Some people decide not to do anything and simply keep the ashes with them. There is something to be said for knowing your loved one is still very close by.

It is legal to scatter ashes on land and water in the UK, as long as you have the landowner’s permission. Do think carefully about your choice. You will likely want to revisit the place for many years after you scatter the ashes, so make sure it is somewhere you will be able to access easily and without feeling like you shouldn’t be there.

For instance, you may have a field or meadow in mind, but will it always be as it is or could it be built on? If you’re thinking about a place where your loved one spent lots of time, such as a golf course then make sure you find out what you need to know. While they may grant you permission to scatter the ashes there, how easy will it be to revisit if you’re not a member or having to go after play stops to avoid the flying golf balls? Public venues such as football stadiums and tourist destinations are usually off limits. You will be grateful in the long term for finding somewhere peaceful and easy to visit where you don’t feel like you’re not welcome. Remember, you can scatter some of the ashes in different places.

Of course you can also choose to bury them in a churchyard or a memorial garden such as at Harwood Park. The good thing about burying ashes is that you have somewhere to go and visit your loved one and lay flowers on special occasions. Unlike scattering, you know they are there and you can have a memorial stone, just as you would a gravestone for a burial.

If you want to keep the ashes close to you, but not sat in an urn, there are many different options available. You can have their ashes made into memorial jewellery. Ashes can be added to colourful glass beads as a charm bracelet, included in a locket or set into silver for pendants and necklaces. You can also have ashes made into a diamond. Created in a laboratory, a hi-tech process extracts the carbon from the ashes and compresses it at a high temperature, after which the molten material reforms into its natural state. It’s then cut and polished into a genuine diamond. As we all know, diamonds are forever, so what a fitting way to remember your loved one.

Did you know Gene Roddenberry, creator of Star Trek, was shot into space after his death? There are now companies who will send ashes up into space, or if that’s a little too far, ashes can be added to fireworks, which are then set off into the sky in a very special fireworks display.

Why not divide the ashes up and give them out to family members to do as they see fit? Here is some more inspiration just to show that, with the help of specialist companies, there are plenty of options when it comes to finding a fitting final resting place for your loved one:

  • Scatter them from a hot air balloon or a light aircraft
  • Scatter them at sea or into a river by a special charter boat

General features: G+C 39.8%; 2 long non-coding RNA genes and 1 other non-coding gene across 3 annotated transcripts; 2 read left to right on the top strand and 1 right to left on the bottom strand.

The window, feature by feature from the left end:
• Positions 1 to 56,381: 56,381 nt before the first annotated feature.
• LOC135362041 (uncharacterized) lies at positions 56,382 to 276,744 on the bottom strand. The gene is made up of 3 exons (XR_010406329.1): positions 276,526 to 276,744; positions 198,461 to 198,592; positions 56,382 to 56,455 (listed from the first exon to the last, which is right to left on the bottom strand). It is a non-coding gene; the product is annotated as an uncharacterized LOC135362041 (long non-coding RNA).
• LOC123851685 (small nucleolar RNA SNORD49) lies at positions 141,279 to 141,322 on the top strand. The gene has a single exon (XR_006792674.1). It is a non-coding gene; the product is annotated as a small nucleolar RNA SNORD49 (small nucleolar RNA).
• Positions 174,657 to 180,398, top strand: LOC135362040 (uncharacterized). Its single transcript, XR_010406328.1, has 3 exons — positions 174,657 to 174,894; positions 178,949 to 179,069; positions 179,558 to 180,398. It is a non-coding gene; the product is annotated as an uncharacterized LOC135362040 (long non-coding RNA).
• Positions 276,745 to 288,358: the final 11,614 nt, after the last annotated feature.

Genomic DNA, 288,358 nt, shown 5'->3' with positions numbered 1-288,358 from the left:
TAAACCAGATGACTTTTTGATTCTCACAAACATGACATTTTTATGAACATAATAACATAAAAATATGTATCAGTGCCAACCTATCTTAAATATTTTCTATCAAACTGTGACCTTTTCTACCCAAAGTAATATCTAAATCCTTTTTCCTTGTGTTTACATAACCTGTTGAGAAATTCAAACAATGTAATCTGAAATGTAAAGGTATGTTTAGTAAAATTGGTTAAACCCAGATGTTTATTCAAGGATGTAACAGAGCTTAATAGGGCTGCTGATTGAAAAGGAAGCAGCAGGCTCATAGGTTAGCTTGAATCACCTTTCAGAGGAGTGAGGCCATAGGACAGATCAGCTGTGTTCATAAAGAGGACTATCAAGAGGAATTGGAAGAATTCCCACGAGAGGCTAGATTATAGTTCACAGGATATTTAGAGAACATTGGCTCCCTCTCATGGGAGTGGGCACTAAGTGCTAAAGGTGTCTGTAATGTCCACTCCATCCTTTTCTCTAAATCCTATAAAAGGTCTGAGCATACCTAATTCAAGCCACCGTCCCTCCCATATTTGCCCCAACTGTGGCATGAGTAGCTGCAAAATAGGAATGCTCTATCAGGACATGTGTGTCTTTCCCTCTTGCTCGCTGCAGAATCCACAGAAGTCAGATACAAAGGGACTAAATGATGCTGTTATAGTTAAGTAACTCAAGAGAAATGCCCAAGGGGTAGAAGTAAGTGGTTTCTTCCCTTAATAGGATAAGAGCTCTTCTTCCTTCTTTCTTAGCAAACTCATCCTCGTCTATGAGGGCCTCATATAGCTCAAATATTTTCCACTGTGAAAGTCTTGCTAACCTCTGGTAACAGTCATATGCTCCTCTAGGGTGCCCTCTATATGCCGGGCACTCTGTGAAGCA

• Mix them into clay or concrete to make something such as a garden ornament, or have them sealed in resin
  • Commission an artist to mix them with paint and create a special portrait
  • Have them pressed into a vinyl record to play your – or their – favourite music

 

We can’t fly without you: Essex and Herts Air Ambulance is our 2021 charity of the year

March 20th, 2021    Author:

As the daffodils are shooting up, days are getting longer and the promise of warmer weather draws nearer, we’re delighted to announce our new charity of the year for 2021 – Essex and Herts Air Ambulance.

We’ve all heard awe-inspiring stories of successful air rescue missions in the news, but how much do we really know about the Air Ambulance and the service it provides locally?

Introducing the Essex and Herts Air Ambulance

Here are some key points that you may not know about this fantastic charity…

  • The charity aims to save lives by delivering a first class pre-hospital emergency medical service
  • They are not part of the NHS and are funded entirely by public donations and National Lottery funding, with very limited financial support from the government
  • They are based in Colchester, Essex
  • Thanks to charitable donations they were able to welcome their first purchased helicopter, the Agusta Westland 169, to the fleet
  • They attend calls both by air in the helicopters and by road in rapid response vehicles

 And in numbers…

  • 2,366 missions in 2020 of which 479 were road traffic collisions
  • 1,239 missions by air and 1,127 by road
  • 1,626 patients treated by their critical care team

Our MD Claire Austin says: “We chose Herts Air Ambulance as our 2021 charity because they provide an amazing, but largely unseen, lifesaving service to our community and are funded purely by charitable giving.”

Charities during Covid

Austin’s charitable fund was set up in 2002 and we have raised over £130,000 for community-based and local charities including the Samaritans, Stevenage Haven, Cancer Hair Care, Tracks Autism and, over the last couple of years, the Butterfly Volunteers at the Lister Hospital and Cruse Bereavement Care.

When we announced Cruse as our 2020 charity of the year last March, we had no idea how difficult things would become for charities nationwide.